Cuttackeswar Temple: One Of The Least Known Heritage Structures Of Cuttack

City Scape: City Tales

Even though it has a nomenclature that suggests that the old city bears its name from this temple, it is one of the least known heritage structures of Cuttack. The Cuttackeswar temple was either named after the city or vice versa. It lies forgotten, hidden from public view, a relic of its original past, in a small corner of the embankment of the ring road at the Sati Chaura Chhak. The temple cannot be seen from the road, one has to descend twenty steps to reach it.

The temple was originally on the Sati Chaura Ghat on the Kathjori River, which has now receded a good two hundred metres away. Most of the Ghats on the river had a temple attached to them, these were places for the pilgrims to rest and most of them usually also provided food.

The shrine is a Shiva temple which has ancientorigins; legend says that it was visited by Sri Chaitanya during his return to Cuttack from Puri in 1514 CE. This small hidden temple has an associational significance with the Chaitanya Mutt at Mohamadia Bazar and the Gadgadia Temple.    

The present structure dates to the 17thCentury CE. The local priests who manage the temple say that it had been neglected and forgotten for years. The temple used to be regularly flooded in the monsoons. A travelling Sadhu from the North named Lacchman Baba, while on his way to Puri had stopped at the temple sometime in 1800 CE and remained back to renovate the temple. With the help of the locals and the townsmen, he rebuilt the temple from its ruins. The place had huge trees and was infested with monkeys. Legend has it that Lacchman Baba befriended the monkeys and would even spend the nights with them on the trees.  The temple was an important stop for the pilgrims from North India, who took the Ghat to cross over.

After the death of the Baba, the temple once again went into a neglected state. Most of its structure and land was taken over when the embankment road was made. The temple is presently being managed by the Alisha Bazar Puja Committee. Only a few inhabitants of the nearby localities visit the temple,  very few citizens know of its existence.  It is now a favourite for the Kawadias, who in the month of Shravana carry water from the ghat to the different temples. There is an old ring well inside the complex. The navagrahas on a black chlorite slab are from the original temple.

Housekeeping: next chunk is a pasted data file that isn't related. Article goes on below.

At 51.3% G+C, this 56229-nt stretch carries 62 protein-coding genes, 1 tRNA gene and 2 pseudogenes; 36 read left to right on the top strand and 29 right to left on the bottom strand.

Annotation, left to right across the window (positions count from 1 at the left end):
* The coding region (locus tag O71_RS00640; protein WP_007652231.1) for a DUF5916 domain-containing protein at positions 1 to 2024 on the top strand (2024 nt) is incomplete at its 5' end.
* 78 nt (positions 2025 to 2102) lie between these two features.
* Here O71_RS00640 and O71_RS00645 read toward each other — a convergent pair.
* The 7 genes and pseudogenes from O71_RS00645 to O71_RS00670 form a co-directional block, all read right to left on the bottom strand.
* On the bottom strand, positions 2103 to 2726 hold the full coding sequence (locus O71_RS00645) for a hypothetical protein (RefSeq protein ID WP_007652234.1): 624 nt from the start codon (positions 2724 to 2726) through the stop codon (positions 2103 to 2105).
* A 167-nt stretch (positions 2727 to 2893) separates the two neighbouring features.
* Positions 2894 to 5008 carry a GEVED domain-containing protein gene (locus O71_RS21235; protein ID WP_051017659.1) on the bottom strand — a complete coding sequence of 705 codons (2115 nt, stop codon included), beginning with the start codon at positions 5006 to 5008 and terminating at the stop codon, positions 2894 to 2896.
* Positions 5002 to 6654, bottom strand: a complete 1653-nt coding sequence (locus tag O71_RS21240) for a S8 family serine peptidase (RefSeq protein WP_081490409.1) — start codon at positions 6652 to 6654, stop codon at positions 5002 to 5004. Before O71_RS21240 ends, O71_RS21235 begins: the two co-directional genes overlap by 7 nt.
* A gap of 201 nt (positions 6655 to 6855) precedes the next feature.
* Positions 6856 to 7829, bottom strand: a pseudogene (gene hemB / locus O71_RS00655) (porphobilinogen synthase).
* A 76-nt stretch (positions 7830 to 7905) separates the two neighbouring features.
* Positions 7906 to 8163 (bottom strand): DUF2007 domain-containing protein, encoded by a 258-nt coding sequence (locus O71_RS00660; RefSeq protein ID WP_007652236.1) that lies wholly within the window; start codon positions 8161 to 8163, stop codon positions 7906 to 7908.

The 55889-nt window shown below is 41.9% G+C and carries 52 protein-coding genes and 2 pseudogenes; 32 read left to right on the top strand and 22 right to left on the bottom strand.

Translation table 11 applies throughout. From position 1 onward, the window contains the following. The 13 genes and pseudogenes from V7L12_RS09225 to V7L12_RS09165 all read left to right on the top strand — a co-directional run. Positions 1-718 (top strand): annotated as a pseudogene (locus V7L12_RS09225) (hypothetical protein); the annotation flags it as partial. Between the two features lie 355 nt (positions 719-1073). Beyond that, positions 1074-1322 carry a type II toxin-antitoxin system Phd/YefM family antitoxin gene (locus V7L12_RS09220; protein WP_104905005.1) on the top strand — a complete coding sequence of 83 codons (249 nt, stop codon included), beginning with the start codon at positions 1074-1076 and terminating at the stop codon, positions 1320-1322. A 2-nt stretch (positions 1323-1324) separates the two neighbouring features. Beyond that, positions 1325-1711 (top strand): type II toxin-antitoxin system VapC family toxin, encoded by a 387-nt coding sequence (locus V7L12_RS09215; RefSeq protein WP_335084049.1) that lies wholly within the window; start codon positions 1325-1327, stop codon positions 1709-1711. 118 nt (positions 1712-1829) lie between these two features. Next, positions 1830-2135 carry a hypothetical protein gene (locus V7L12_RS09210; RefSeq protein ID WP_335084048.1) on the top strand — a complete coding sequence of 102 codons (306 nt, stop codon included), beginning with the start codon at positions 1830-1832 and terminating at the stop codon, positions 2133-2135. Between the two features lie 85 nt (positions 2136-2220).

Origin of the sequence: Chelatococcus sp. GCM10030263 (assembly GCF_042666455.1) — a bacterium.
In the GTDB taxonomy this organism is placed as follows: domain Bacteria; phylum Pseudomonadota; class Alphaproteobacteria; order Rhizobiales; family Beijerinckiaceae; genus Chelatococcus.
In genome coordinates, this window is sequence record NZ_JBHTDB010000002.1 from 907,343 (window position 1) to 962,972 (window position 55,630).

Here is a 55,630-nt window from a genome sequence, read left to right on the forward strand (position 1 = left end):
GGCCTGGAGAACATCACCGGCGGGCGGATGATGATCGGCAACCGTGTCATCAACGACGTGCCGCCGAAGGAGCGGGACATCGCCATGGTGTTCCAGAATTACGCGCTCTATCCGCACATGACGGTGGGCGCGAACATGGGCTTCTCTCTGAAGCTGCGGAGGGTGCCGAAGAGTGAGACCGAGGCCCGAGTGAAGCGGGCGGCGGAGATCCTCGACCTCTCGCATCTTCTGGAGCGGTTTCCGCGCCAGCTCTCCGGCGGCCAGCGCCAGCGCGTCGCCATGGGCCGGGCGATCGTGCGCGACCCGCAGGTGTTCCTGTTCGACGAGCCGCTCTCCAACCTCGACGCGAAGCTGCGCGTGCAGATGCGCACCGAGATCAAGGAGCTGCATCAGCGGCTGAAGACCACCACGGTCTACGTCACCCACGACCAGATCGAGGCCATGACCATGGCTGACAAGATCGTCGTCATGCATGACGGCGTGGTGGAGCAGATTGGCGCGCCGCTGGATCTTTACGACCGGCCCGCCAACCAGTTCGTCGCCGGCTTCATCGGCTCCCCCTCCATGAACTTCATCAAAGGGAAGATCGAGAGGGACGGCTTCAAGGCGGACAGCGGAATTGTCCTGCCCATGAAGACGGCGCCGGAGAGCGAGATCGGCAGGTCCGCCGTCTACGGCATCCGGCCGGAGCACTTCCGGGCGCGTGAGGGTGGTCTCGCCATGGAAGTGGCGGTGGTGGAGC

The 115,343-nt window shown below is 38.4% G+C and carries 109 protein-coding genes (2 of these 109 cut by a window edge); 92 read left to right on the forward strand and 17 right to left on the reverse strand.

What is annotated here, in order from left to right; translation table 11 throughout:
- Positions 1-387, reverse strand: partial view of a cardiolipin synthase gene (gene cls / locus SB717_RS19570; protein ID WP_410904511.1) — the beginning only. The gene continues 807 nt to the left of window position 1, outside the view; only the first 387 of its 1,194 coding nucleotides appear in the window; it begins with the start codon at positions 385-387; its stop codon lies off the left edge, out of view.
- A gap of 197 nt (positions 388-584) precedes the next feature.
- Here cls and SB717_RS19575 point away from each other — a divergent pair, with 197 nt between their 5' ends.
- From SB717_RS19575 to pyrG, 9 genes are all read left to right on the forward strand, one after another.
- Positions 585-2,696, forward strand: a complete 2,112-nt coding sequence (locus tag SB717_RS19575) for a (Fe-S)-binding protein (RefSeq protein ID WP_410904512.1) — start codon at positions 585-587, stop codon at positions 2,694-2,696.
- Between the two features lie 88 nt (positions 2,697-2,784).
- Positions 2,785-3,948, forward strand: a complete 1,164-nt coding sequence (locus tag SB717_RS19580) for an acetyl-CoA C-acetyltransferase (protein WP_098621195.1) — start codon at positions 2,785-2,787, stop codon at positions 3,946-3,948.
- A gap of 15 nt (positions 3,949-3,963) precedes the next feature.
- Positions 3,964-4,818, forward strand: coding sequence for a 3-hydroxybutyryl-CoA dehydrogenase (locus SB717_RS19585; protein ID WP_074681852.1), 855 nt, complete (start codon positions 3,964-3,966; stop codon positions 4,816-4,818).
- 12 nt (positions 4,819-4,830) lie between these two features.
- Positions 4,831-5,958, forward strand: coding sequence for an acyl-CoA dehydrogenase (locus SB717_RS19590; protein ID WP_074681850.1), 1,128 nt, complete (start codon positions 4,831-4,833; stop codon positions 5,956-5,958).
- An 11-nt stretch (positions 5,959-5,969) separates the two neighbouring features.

The temple is a simple Pidha Deul. As one descends inside the complex, the main temple with the huge Shivaling is on the left. The entire compound is surrounded by houses that have encroached the temple from all sides. There are a few damaged statues and stone blocks lying scattered in the complex. The Samadhi of Lacchman Baba sits on the far corner with his statue on a pedestal. There are rooms for the priest on one side. The temple gets flooded during the monsoons, and for most of the year, the Shivaling is under water.

The temple lies in the approach to the new bridge which was recently opened. One can visit it all times of the day, the Mahant stays inside the compound. It is certainly an important temple, bearing in mind that the city was named after it.